Archive for the ‘Work/tech’ Category

Eclipse Software Configuration

February 3, 2008

So, I’ve finally jumped onto the Eclipse IDE bandwagon.  I found it has very nice (and free!) plugins available, esp. for web authoring.

I was specifically looking for a nice PHP editing pluging.  So I found the plugin from the PHP company, Zend.  It is called PDT.  Instead of downloading the PDT-all-in-one package (which is basically a complete Eclipse installation with PDT plugin added), I decided I’ll rather use the Eclipse update manager.   In theory, one just points the update manager to the update / download URL of the plugin you are interested in and it takes care of the rest.  In theory.

Problem is this:  Many of the plugins/packages depend on many other packages and the update manager is not clever enough to figure out where to get the dependencies for each package (and in turn, their dependencies!).  So now each time the update manager bitches about a missing dependency, you have to locate the download link for that dependency, add it to the update manager list of download locations and hope the newly added dependency doesn’t have dependency issues of its own!

Tres irritating.  I’ve also found that some of the packages that you download in zip format and not via the update manager; clobber some of the core jar files and then screw up my existing core eclipse installation.  Not cool.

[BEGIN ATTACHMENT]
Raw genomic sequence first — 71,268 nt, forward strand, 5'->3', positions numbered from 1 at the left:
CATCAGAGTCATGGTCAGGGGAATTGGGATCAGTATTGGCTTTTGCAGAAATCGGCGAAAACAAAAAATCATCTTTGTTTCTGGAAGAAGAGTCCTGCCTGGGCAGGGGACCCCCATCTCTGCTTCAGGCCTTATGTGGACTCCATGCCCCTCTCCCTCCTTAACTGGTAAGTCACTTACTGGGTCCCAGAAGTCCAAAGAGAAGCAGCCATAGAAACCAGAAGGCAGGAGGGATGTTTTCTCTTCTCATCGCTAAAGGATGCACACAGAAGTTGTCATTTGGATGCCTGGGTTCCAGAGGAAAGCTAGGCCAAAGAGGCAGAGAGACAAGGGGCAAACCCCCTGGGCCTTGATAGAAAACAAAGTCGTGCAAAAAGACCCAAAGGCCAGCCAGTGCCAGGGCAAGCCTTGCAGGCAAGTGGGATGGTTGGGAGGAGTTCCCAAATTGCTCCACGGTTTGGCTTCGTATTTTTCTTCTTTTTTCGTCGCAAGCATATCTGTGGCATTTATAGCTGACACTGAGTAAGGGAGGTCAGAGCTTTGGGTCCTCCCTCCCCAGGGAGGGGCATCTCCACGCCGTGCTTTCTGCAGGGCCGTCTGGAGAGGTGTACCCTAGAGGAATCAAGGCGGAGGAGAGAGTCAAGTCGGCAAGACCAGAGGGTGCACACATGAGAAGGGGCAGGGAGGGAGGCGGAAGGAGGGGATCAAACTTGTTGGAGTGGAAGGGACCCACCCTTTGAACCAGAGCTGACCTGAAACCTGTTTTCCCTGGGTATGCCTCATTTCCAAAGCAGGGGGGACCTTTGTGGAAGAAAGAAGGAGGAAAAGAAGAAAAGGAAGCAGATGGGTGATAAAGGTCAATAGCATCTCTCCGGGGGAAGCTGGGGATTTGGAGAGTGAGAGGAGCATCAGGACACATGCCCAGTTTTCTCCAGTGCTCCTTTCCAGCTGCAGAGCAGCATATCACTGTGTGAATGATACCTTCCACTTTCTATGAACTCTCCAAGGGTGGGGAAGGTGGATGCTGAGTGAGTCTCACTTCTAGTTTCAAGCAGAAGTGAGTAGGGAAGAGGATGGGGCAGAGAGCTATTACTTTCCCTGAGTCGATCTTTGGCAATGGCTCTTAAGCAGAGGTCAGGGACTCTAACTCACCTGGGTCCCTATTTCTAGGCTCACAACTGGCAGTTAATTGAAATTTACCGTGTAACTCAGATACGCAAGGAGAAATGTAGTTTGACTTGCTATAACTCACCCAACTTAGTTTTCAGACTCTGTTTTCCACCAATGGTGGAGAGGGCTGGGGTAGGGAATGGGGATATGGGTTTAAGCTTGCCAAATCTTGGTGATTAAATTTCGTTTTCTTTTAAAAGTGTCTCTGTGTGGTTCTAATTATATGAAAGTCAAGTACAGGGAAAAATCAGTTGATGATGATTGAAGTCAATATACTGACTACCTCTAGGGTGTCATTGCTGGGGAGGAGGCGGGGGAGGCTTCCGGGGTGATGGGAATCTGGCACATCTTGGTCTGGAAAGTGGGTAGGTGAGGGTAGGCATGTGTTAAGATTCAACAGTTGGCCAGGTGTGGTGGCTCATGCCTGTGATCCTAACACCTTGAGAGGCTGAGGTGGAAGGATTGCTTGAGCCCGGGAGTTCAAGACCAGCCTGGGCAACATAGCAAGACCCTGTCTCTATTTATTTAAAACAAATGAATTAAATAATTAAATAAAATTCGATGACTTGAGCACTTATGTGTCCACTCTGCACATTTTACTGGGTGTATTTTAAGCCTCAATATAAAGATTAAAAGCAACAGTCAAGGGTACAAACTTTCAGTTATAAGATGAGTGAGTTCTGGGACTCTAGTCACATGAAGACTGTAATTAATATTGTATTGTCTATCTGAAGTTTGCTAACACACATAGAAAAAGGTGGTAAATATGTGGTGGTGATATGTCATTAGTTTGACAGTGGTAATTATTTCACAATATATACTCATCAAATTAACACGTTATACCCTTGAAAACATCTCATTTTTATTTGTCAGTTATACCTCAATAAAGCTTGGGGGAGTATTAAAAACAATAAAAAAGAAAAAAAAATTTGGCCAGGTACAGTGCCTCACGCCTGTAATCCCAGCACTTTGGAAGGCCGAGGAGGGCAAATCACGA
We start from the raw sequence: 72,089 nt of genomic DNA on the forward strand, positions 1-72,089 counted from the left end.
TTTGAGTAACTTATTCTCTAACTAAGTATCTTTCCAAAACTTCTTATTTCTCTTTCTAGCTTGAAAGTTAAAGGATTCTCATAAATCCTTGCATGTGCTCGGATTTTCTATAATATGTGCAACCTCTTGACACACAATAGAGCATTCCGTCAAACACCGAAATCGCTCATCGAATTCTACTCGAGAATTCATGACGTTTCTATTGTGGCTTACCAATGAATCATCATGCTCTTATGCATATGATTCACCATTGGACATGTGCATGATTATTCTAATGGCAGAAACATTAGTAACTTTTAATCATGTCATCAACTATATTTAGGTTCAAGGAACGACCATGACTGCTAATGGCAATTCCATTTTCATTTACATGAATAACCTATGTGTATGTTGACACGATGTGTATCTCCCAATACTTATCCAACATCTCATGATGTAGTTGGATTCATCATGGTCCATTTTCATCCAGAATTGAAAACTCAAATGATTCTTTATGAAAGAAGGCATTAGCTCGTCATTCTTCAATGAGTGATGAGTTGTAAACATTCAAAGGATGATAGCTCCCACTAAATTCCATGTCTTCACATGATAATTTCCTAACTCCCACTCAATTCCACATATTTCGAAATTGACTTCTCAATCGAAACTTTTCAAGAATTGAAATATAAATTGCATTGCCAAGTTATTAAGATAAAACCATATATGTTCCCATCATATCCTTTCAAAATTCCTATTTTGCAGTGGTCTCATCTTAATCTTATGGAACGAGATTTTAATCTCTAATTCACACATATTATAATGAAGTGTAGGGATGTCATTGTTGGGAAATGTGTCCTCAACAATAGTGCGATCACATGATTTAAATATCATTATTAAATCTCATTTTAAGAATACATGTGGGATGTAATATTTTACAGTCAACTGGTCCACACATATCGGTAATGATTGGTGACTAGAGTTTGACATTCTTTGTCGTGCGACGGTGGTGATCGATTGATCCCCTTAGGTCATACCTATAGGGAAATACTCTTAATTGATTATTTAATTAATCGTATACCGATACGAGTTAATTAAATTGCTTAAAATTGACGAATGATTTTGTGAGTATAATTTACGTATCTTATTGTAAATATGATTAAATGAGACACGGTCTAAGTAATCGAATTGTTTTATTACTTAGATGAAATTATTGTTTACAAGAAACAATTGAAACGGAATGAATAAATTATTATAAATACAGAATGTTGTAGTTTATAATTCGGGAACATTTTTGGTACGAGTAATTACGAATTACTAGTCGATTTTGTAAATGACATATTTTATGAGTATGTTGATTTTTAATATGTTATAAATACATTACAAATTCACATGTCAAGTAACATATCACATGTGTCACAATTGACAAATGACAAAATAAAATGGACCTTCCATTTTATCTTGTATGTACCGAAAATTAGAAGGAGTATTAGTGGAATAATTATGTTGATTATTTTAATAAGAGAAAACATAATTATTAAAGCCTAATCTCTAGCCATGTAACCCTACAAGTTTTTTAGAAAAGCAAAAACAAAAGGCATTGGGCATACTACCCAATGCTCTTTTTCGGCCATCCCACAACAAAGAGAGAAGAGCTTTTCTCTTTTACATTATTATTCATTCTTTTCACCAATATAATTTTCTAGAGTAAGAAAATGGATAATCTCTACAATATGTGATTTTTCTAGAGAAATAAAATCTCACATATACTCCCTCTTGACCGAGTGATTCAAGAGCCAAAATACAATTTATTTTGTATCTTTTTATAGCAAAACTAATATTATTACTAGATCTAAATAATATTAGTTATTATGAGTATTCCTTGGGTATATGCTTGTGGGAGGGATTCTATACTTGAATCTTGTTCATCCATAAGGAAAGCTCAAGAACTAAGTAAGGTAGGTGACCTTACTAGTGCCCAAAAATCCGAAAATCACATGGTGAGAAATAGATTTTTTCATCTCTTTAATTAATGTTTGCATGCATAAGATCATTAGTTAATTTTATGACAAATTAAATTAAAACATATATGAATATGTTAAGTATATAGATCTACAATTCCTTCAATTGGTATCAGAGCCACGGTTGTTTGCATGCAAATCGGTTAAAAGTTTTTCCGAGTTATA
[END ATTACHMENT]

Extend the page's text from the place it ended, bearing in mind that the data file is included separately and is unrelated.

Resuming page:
It would be nice if the Eclipse update manager could work like the Debian package manager ‘apt’ which resolves dependencies as needed.

Google Web Toolkit

October 22, 2007

I’m evaluating Google Web Toolkit for use in a work project.

For those of you not in the know, this toolkit allows you to code
web-based apps in Java (or at least a subset of it), then generate
the Javascript etc. required for hosting and voila… bootiful AJAX-like
websites in a jiffy.

Now why this gets me wet is not because of Java, but because of
NO PHP! Wheeee! But mostly because it gives me an excuse to try
out Java at work 😉 No; it is because of NO PHP!!! Oh; said that
already. Right…

A cool feature of the toolkit is the ability to code your little app/website,then ‘serve’ it (or ‘host’ it as GWT calls it) in a little browser thingy suppliedwith the toolkit. This allows you to make changes to your Java code, hit refresh in the hosted page and see the changes immediately. In short; we are talking very rapid development here, coupled with the powerful debugging capabilities of the Java / Eclipse combination (or so I’m told).

Will keep you posted of any major dramas etc.

Other than that; I’m in serious need of a big stomp (that means ‘trance party’ for those not in the know).

out